Saturday, March 15, 2014

Speak Native English in Seconds

Learning English as a foreign language? Finding it hard?

STOP wasting time and money.

Improve your English in seconds by reading this short article!

Native speakers say 'literally' all the time, regardless of its true meaning. 

Say things like this:

(Having just dropped your ice cream)
"That is literally the worst thing that has ever happened to me."

(You were surprised by the ending of a movie.) 
"My brain literally exploded."

Note - the more uneducated and stupid you sound, the more native-like you'll seem.

Bad Adverbs Can Be Good
Bad adverbs seem like bad words. But native speakers use them for positive things.

"That pizza was ridiculously good." = very good

"Those Swedish yoga women are stupidly hot." = very attractive, or running a fever

Stupidly hot - perfect for porning

Native speakers abuse nouns like I abuse all-you-can-eat buffets. They take a noun and use it as a verb. This is very stupid, and very effective.

"I went Guinnessing after class." = I went to drink Guinness after class.

"Are you Bonding on Thursday?" = Are you going to see the new James Bond movie on Thursday?

Should Of
Only native speakers would mindlessly butcher the language of Milton, of Shakespeare, to this extreme. Don't write 'should of' in your First Certificate exam, but do use it on the sidestreets of Manchester or when giving expert analysis on a sports broadcast. You'll fit right in.

"He should of passed to Rooney."
"I wouldn't of asked you to come if I'd knowed you'd be porning in my spare room."

And That
Do you find yourself running out of vocabulary mid-sentence? Try using 'and that' - it's the spoken equivalent of 'et cetera', but even easier to use.

* Instead of:
"This weekend I intend to go to the shops, partly to indulge in window shopping, partly to scout for discounts on goods and comestibles."

You can say:
"I'm going shopping and that."

* Instead of:
"The reason you have to say 'waking' in that sentence is because the preceding 'to' functions as a preposition."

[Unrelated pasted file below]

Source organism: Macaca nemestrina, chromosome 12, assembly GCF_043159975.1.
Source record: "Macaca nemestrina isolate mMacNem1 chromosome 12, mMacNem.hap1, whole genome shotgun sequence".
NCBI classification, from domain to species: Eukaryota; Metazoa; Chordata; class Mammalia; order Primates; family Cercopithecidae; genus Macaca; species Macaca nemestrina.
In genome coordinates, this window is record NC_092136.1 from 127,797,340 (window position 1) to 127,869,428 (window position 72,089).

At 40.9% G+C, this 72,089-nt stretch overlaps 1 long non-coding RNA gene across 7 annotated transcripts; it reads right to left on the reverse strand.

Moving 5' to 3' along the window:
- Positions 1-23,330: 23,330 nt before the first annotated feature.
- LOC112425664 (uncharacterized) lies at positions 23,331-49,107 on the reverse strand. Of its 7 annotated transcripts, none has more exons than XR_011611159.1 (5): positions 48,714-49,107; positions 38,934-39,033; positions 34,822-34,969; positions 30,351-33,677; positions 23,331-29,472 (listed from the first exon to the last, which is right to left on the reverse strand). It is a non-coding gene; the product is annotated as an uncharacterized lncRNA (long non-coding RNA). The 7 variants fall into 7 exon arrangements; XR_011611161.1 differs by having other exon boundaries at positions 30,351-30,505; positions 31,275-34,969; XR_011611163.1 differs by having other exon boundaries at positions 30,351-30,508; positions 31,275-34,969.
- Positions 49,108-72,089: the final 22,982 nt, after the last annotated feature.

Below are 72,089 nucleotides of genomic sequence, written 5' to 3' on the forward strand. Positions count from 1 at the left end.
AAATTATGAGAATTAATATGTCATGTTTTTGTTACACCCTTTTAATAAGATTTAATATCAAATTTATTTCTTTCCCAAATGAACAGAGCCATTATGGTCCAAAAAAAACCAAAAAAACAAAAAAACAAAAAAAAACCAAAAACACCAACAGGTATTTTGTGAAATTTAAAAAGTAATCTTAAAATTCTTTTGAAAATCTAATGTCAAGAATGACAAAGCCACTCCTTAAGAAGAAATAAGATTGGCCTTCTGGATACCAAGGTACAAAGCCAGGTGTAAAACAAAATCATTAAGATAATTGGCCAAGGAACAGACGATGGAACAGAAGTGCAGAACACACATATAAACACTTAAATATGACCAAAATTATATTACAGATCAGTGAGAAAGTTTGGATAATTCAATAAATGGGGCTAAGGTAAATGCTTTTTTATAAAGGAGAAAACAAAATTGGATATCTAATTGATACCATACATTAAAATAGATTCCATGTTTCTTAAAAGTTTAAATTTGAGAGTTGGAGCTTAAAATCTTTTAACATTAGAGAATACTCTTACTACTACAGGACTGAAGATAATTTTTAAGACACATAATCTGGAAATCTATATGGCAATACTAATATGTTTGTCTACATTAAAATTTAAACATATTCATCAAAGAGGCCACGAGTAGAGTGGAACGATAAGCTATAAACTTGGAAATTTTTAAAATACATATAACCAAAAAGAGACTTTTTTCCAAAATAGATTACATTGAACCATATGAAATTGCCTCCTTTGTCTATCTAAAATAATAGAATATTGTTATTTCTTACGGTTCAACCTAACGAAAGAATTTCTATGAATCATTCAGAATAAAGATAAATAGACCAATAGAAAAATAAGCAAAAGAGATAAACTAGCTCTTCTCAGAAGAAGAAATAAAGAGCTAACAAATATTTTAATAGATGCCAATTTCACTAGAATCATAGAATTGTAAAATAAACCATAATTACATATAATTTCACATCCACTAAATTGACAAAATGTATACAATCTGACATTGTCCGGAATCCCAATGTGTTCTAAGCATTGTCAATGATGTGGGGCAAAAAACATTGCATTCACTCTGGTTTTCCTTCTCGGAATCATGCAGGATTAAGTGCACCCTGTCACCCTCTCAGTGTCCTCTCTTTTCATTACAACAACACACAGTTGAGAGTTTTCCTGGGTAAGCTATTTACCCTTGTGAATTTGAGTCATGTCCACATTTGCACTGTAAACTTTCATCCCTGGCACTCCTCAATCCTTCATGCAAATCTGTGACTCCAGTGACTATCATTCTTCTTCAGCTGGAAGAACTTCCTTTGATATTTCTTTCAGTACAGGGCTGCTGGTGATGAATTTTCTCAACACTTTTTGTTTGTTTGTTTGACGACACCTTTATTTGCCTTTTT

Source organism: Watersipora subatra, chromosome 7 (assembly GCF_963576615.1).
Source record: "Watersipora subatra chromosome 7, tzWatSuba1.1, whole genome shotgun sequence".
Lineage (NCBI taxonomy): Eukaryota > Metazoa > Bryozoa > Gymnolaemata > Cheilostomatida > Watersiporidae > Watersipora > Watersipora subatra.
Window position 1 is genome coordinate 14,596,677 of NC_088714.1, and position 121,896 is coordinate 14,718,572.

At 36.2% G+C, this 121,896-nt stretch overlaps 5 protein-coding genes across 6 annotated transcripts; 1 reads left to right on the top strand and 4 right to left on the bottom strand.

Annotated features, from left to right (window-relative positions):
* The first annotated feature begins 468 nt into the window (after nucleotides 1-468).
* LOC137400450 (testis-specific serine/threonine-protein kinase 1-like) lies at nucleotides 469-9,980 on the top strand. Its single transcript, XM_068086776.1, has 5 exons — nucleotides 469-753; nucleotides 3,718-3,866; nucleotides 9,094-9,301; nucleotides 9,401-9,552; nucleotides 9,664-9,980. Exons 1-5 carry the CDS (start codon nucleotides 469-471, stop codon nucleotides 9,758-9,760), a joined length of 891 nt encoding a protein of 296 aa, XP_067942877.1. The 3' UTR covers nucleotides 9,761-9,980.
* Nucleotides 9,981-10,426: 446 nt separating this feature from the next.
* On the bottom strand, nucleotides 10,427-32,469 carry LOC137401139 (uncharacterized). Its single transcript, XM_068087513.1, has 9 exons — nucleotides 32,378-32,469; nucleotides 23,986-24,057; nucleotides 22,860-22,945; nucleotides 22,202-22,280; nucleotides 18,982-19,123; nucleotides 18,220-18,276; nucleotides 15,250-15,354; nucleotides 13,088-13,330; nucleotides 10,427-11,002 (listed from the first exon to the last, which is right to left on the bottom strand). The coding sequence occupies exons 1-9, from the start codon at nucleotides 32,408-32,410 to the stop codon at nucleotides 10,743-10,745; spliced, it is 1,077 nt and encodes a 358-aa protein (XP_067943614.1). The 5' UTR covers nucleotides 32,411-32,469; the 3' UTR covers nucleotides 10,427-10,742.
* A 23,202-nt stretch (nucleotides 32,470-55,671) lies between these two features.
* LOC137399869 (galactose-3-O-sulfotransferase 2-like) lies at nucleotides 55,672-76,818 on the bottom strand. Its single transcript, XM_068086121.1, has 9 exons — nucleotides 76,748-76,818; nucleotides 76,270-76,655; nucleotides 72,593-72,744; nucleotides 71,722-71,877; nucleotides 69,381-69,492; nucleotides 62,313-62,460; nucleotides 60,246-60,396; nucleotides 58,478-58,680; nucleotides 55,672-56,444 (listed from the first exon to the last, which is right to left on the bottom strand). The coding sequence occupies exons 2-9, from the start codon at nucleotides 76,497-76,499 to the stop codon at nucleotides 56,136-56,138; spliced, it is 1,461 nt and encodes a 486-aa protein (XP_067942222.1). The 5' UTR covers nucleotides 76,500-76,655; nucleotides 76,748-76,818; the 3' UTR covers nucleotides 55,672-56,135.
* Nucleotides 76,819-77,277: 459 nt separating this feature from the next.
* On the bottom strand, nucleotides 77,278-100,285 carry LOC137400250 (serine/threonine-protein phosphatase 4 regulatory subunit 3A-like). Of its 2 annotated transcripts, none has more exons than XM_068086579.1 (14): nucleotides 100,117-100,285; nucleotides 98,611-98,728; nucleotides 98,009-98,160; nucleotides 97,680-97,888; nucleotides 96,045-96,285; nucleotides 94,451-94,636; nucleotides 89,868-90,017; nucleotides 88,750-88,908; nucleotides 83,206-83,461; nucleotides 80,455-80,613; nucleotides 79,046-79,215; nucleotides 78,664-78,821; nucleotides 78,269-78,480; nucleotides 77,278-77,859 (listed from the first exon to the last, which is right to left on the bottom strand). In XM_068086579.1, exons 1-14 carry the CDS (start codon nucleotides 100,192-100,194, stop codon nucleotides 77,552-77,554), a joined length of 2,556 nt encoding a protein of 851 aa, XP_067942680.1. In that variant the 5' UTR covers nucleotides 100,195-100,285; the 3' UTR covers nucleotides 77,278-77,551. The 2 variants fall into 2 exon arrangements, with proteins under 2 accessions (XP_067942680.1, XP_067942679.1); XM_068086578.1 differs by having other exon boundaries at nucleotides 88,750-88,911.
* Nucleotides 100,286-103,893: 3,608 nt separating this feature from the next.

You can say:
"It's just grammar and that."


Thursday, March 06, 2014

Nice Things About Switzerland #7: Fountains

"You can drink from the fountains," I was told on my second day in Zurich.
"I'm astonished," said my face.
"I know it's hard for us expats to believe. But it's true. The water is clean and pure and you can drink from any fountain throughout Switzerland!"
"But..." I said. "But. But."

But there was no but! It was right! I started going for jogs and planning my route according to where the fountains were. No need to carry a water bottle - just swig wherever, whenever. Fountains are also perfect places to wash away evidence after you've done a crime. Bonus.

'Drink me' said the fountain at the bottom of the rabbit-hole. 'No way, I'll get leprosy,' said Alice

Swiss people react strangely when I express my gratitude for this amazing luxury, because they can't imagine a world where you can't drink from fountains. 

I must sound like someone raving about shoes. "I was walking on glass and pebbles and hurting myself and then I found these things you can put on. They're called shoes! They protect my feet. Oh! And they make me taller!" 

But then, the German word for 'shoe' is 'foot-coffin', so I don't care if they think I'm the weird one.

During my childhood on the side-streets of Manchester, I dared not go near a fountain lest I contract leprosy or tetanus. So I appreciate Swiss fountains very much.

Here's a nice site with some of the photos I should have included in this post: "Discovering Zurich, one fountain at a time"